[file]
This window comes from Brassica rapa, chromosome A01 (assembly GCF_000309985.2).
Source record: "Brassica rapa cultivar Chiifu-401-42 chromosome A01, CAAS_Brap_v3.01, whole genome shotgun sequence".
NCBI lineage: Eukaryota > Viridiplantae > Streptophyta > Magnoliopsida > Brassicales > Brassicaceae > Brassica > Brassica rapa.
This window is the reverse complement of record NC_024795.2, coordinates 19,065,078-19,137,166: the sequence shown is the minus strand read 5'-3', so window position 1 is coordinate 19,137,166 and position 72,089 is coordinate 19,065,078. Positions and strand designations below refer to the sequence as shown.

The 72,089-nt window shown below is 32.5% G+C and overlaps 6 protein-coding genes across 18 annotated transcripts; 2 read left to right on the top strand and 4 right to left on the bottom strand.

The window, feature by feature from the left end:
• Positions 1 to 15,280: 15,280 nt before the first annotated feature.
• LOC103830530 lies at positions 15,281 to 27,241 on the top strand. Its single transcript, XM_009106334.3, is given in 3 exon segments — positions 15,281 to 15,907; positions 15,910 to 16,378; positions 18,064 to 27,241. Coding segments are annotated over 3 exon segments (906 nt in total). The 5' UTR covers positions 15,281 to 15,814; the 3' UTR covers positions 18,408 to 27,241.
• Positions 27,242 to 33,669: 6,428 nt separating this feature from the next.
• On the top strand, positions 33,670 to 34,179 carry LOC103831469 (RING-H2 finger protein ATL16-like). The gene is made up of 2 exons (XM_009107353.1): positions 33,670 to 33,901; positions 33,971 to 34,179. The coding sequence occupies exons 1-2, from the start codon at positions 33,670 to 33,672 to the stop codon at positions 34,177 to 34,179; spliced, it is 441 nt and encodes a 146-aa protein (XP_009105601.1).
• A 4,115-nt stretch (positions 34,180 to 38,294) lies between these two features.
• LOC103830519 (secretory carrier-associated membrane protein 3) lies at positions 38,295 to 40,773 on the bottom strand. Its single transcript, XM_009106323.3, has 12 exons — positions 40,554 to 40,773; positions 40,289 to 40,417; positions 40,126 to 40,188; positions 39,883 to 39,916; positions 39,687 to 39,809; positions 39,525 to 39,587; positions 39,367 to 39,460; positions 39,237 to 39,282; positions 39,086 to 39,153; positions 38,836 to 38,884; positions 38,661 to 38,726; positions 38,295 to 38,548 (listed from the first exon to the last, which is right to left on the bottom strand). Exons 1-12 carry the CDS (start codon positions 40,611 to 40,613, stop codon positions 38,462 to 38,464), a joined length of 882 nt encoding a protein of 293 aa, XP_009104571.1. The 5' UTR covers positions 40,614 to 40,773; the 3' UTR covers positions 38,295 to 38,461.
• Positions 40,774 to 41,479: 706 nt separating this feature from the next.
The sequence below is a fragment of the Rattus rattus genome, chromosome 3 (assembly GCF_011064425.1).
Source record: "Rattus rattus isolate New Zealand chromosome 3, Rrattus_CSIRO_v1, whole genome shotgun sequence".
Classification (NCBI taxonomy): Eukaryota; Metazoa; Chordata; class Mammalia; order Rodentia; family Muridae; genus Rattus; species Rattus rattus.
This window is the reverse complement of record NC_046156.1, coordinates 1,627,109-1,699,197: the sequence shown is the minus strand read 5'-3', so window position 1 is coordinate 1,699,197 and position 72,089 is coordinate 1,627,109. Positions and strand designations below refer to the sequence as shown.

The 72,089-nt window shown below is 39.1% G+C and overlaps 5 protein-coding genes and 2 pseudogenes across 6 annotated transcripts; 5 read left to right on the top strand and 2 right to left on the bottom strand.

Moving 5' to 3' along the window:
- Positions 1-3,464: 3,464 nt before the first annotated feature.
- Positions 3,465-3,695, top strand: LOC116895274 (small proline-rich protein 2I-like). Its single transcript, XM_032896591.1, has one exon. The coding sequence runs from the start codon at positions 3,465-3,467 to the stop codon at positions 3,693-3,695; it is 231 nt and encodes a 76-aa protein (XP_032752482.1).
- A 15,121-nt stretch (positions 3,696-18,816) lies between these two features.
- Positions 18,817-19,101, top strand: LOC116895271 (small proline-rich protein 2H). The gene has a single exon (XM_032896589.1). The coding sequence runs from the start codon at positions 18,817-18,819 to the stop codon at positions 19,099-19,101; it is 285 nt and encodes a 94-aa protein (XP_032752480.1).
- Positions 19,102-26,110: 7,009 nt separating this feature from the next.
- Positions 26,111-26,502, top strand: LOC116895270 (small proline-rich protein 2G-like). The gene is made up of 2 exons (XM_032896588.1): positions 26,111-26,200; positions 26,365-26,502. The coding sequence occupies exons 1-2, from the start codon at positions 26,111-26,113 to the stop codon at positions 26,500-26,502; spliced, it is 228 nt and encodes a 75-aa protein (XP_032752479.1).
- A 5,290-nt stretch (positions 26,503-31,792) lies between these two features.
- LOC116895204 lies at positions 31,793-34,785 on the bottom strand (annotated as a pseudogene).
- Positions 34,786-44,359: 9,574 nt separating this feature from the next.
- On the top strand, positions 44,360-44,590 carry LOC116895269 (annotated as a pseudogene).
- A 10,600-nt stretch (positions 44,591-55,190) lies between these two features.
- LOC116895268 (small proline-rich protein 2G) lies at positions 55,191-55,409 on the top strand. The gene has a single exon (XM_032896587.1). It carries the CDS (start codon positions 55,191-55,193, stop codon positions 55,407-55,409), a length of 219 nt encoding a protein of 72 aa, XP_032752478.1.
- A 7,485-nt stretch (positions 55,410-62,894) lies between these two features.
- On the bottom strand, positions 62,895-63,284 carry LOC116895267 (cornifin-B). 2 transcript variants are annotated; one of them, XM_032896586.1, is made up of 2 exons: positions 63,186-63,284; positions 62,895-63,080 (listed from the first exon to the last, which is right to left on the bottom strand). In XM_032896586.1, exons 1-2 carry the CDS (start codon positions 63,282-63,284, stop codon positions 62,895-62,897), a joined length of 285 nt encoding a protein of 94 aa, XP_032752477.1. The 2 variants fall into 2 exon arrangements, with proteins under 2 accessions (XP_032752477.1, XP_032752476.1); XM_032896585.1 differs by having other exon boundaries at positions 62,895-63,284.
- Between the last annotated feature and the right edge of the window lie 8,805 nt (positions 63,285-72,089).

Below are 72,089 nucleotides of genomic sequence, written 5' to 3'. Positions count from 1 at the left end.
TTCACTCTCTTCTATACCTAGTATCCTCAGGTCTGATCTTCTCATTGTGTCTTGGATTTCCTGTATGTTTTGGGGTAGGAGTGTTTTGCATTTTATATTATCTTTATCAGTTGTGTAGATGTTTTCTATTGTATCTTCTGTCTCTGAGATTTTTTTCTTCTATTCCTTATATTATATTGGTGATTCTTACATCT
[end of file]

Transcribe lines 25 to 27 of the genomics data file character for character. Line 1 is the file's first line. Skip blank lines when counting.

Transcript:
- Positions 26,111-26,502, top strand: LOC116895270 (small proline-rich protein 2G-like). The gene is made up of 2 exons (XM_032896588.1): positions 26,111-26,200; positions 26,365-26,502. The coding sequence occupies exons 1-2, from the start codon at positions 26,111-26,113 to the stop codon at positions 26,500-26,502; spliced, it is 228 nt and encodes a 75-aa protein (XP_032752479.1).
- A 5,290-nt stretch (positions 26,503-31,792) lies between these two features.
- LOC116895204 lies at positions 31,793-34,785 on the bottom strand (annotated as a pseudogene).